Three-year follow-up of posterior capsule opacification with two different silicone intraocular lenses
Article first published online: 16 FEB 2005
Acta Ophthalmologica Scandinavica
Volume 83, Issue 1, pages 11–19, February 2005
How to Cite
Sundelin, K., Shams, H. and Stenevi, U. (2005), Three-year follow-up of posterior capsule opacification with two different silicone intraocular lenses. Acta Ophthalmologica Scandinavica, 83: 11–19. doi: 10.1111/j.1600-0420.2005.00408.x
- Issue published online: 16 FEB 2005
- Article first published online: 16 FEB 2005
- Received on September 27th, 2004.; Accepted on October 24th, 2004.
- posterior capsule opacification (PCO);
- intraocular lens (IOL);
- longterm follow-up;
- evaluation of posterior capsule opacification (EPCO);
- optic edge;
Purpose: To compare posterior capsule opacification (PCO) after cataract surgery with implantation of two silicone intraocular lenses (IOLs) with different designs.
Methods: We carried out a prospective, clinical study of 116 patients randomized to standardized phacoemulsification with implantation of CeeOn Edge (n = 57) or SI40NB (n = 59) IOLs. The follow-up period was 3 years. To evaluate PCO morphologically, digital images were obtained and analysed using evaluation of posterior capsule opacification computer software (epco). The neodymium:YAG (Nd:YAG) capsulotomy rate was recorded.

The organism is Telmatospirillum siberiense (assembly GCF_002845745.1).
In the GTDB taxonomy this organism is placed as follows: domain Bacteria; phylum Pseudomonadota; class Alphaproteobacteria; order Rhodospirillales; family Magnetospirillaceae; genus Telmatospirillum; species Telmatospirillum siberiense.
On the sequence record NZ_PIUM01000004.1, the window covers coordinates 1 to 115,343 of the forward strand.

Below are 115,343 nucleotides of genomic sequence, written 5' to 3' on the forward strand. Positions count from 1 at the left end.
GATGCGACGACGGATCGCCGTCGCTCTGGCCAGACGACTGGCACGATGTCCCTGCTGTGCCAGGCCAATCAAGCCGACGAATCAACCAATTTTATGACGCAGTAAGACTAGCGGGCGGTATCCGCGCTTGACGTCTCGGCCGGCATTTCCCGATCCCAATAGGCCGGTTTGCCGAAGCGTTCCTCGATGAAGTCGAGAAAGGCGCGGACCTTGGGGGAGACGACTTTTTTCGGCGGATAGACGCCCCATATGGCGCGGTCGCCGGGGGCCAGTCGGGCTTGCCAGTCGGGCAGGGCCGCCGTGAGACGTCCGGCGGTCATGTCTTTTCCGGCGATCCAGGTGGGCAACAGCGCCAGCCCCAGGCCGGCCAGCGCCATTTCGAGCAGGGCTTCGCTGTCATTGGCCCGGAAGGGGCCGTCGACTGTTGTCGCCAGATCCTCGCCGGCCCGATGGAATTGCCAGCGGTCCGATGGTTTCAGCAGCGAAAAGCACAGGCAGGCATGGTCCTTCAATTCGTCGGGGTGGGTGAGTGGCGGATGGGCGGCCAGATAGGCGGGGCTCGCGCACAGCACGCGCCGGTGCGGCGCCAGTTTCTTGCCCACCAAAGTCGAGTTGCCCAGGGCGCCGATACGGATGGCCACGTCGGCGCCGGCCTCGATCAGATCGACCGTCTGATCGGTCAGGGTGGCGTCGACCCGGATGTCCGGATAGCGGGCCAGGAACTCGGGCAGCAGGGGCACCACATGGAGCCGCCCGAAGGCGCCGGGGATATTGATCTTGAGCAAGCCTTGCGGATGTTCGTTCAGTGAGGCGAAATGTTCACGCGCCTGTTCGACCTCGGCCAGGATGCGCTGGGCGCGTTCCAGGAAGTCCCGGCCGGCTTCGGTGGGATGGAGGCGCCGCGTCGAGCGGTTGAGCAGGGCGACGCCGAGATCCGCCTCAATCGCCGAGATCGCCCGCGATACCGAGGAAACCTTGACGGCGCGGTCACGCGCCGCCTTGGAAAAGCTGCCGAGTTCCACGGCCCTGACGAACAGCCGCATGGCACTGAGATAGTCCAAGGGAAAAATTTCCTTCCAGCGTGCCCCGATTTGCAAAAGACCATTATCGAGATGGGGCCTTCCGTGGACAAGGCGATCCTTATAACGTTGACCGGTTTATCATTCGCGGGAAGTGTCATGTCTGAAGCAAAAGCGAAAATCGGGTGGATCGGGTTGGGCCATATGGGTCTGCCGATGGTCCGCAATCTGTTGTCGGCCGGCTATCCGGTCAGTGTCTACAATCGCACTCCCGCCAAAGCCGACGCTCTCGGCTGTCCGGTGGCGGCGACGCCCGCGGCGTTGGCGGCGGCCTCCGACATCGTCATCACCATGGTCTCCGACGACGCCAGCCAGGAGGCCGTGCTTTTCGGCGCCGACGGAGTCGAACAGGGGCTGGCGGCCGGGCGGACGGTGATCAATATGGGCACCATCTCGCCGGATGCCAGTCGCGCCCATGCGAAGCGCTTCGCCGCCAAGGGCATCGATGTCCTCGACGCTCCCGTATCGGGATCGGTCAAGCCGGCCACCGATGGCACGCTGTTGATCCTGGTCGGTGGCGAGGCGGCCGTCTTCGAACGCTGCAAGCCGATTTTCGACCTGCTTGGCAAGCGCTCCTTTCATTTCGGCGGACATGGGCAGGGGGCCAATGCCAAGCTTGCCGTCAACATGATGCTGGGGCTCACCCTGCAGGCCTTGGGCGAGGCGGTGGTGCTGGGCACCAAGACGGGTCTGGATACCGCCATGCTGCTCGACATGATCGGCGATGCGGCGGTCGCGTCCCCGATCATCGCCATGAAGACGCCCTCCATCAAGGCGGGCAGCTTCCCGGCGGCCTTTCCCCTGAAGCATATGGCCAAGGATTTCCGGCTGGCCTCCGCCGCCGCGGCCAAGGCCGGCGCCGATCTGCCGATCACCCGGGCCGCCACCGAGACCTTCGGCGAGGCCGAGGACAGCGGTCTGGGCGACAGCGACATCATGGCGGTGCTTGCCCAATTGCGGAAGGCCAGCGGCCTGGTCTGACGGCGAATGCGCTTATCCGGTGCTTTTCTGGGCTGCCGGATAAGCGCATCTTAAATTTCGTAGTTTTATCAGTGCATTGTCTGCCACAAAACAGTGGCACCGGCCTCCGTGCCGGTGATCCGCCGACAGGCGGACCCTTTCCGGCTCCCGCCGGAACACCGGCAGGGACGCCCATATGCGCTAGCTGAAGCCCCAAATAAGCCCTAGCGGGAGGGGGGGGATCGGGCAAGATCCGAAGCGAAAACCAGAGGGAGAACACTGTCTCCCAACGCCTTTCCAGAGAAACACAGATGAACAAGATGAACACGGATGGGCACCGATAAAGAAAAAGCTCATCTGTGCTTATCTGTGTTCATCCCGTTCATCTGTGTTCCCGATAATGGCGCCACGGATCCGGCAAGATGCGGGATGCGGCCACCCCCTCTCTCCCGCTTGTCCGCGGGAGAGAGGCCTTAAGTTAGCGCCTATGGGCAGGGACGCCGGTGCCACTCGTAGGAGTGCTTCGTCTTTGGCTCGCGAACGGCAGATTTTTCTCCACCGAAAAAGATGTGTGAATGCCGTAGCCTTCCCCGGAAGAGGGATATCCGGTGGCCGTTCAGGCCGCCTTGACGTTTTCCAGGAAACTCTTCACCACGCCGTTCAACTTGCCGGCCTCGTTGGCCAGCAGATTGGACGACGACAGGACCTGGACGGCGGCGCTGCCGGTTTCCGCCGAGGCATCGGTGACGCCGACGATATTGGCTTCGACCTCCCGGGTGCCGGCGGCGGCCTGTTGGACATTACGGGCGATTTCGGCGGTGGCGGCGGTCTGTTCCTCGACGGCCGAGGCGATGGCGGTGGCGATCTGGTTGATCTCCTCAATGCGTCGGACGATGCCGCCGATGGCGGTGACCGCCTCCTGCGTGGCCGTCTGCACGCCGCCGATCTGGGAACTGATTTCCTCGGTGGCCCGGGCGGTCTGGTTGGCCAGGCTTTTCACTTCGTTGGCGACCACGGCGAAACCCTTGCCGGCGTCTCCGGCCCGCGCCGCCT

Results: At 2 and 3 years, the eyes with SI40NB IOLs had significantly more PCO than those with the CeeOn Edge IOLs (p = 0.00014 and p = 0.002). Nine Nd:YAG capsulotomies were performed in the SI40NB group and none in the CeeOn Edge group. This difference was statistically significant (p = 0.003). In some patients a regression of PCO was noticed and confirmed using epco. Statistically less PCO was noted when the capsulorhexis rim was placed so that it covered all 360 degrees of the optic of the IOL.
Conclusions: A clinically and statistically significant difference in PCO development between CeeOn Edge and SI40NB IOLs at 2 and 3 years postoperatively was found. These findings support earlier studies indicating that a sharp edge of the optic is a more important factor in IOL design than IOL material in the prevention of PCO.